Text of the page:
Judge acquits man charged in Rachel Clawson death

By Abby Morris
Star Staff

   In what he called a "tough decision," Circuit Court Judge Robert Cupp gave Michael Burrow a judgment acquittal in the case charging him with reckless homicide in the June 2002 death of Rachel Clawson.
   After Assistant District Attorney Ken Baldwin completed presenting the state's case, Burrow's attorney, Jim Bowman, submitted a motion seeking judgment acquittal for his client stating that there was not enough evidence to convict Burrow of the offense he was charged with. Bowman also provided Cupp with a reference case that had somewhat similar circumstances.
   In that case, the State of Tennessee vs. Timothy Gose, the defendant was convicted of vehicular homicide and the conviction was later overturned and the Court of Appeals issued a ruling that "an accused is not guilty of vehicular homicide if the evidence establishes that the accused's conduct merely constitutes a lack of due care, inadvertence or inattention."
   Though Burrow was charged with reckless homicide and not vehicular homicide, Cupp said the ruling of the Court of Appeals was such to warrant an acquittal in this case.
   "If the law says I cannot let this case go to that jury then I can't do that," Cupp told those present in the courtroom. "This court has no choice but to render a judgment acquittal. If I were to let this case go to the jury, and Mr. Bowman chooses, he can appeal my decision and the Court of Appeals will overturn my decision.
   "It's a tough decision, but I have to do it," he said.
   According to Cupp, his decision was based on the lack of evidence presented by the prosecution. "The state has proved nothing more than the defendant's actions were nothing more than a lack of due care," Cupp said.
   By rendering judgment acquittal, Cupp took the case out of the hands of the jury.
   During the testimony from witnesses for the prosecution, jurors heard from accident reconstruction specialists with the Tennessee Highway Patrol, emergency medical personnel who responded to the scene and others, including two of Clawson's co-workers who were nearby at the time she was struck by the truck. Witnesses who were driving behind and in front of the truck driven by Burrow also testified.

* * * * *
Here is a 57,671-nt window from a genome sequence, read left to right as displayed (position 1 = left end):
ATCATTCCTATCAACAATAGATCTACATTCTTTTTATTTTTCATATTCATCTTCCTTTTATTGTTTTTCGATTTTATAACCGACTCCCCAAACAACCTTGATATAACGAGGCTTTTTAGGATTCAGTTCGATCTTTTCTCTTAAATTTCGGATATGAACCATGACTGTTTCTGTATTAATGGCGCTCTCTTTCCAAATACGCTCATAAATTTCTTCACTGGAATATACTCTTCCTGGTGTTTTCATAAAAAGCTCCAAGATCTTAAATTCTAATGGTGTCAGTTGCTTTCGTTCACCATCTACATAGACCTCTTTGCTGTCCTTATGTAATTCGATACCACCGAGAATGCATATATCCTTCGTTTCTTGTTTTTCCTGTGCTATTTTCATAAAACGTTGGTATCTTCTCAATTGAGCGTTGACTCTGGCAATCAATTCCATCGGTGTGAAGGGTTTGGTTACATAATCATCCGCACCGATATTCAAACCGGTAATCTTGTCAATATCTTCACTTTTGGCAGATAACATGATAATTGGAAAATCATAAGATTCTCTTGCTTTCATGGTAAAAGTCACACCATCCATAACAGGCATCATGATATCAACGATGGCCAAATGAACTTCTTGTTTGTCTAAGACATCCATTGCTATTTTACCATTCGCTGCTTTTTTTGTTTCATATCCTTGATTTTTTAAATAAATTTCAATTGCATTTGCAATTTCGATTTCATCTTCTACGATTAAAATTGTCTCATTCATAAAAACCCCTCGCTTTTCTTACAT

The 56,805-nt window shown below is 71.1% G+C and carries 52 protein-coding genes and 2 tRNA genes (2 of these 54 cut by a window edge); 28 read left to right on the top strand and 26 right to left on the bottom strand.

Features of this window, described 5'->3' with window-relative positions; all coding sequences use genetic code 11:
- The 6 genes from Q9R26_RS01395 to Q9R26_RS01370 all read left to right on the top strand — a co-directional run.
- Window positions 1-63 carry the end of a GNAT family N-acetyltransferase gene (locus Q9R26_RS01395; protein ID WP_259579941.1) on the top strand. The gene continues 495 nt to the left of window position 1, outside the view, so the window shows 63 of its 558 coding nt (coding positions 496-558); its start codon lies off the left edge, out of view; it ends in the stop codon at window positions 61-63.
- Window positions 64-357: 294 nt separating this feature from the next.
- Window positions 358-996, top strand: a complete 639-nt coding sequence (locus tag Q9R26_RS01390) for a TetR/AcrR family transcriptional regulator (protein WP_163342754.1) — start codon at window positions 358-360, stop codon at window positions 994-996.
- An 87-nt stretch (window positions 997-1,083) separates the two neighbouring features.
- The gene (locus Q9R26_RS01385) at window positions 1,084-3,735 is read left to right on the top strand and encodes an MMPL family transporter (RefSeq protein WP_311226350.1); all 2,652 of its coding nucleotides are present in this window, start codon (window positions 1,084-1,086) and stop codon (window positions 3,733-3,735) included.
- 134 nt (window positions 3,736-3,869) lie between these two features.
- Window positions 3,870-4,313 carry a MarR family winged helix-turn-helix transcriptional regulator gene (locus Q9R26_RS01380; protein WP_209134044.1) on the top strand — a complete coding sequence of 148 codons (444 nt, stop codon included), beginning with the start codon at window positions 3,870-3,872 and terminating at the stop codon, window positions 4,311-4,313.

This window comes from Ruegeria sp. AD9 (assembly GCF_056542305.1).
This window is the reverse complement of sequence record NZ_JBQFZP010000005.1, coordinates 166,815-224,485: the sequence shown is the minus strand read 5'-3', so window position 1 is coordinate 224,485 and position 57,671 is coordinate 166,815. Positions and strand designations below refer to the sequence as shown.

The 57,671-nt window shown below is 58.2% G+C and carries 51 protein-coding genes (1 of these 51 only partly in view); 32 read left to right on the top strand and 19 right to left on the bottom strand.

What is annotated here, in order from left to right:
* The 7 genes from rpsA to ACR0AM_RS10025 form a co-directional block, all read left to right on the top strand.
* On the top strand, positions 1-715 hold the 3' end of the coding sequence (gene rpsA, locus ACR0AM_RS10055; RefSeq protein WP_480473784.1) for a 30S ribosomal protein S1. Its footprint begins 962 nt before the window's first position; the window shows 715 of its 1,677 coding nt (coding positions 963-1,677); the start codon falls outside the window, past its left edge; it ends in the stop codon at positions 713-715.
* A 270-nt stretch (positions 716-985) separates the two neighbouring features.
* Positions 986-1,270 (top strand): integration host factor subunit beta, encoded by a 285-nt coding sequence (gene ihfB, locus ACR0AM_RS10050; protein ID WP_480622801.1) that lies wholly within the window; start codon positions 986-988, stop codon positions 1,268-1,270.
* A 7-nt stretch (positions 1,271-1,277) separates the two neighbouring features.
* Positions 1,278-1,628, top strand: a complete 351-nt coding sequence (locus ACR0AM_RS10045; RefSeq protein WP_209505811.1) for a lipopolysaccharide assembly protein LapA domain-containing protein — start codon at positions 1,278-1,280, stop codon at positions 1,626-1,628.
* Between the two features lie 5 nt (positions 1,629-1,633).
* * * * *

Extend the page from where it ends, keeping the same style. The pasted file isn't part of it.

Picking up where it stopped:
Despite the evidence provided by eye witness accounts and the depictions of the accident provided by law enforcement officers and the accident reconstruction investigators, Cupp ruled that there was not enough evidence to sustain the case.
   Cupp encouraged Baldwin to take the case to the Court of Appeals to see if they agreed with the lower court's ruling, or if they felt there was enough evidence to warrant a trial. "It's very conceivable that another jury at another time will hear this case," Cupp said.
   Baldwin stated that he intended to contact the Attorney General's office in Nashville to see if they wanted to appeal the decision. According to Baldwin, the Attorney General's office handles all of the cases that are appealed from the District Attorneys.
   In the first day of the trial, Cupp disallowed testimony from Clawson's mother and boyfriend stating that Clawson and Burrow had known each other. According to Baldwin, Clawson told her mother during the summer of 2001 while she was working as a flagger for the construction crew, that Burrow had initiated contact with her on different occasions and had asked her out on dates, but that she had no desire to go out with him. Clawson had asked her mother what she should do in the situation, Baldwin said.
   The next year, during the Summer of 2002 when Clawson again worked as a flagger for the construction crew, Clawson told her boyfriend that Burrow reportedly began initiating contact with her again and had, in one incident, allegedly veered his vehicle towards her while she was working.
   Cupp ruled that testimony from Clawson's mother and boyfriend as to the past history of Clawson and Burrow was inadmissible in court because it was hearsay due to the fact that it was told to witnesses by another individual and not information they had first-hand knowledge of.
   Baldwin said he felt that the judge's decision not to allow that testimony in open court had an impact on the case because it took away part of the evidence showing that Burrow's behavior was not a lack of due care, but was a reckless activity that had occurred before.
   Because the testimony was not allowed, jurors in the matter would not have known that Burrow and Clawson had known each other if the case had been allowed to be sent to them for a verdict.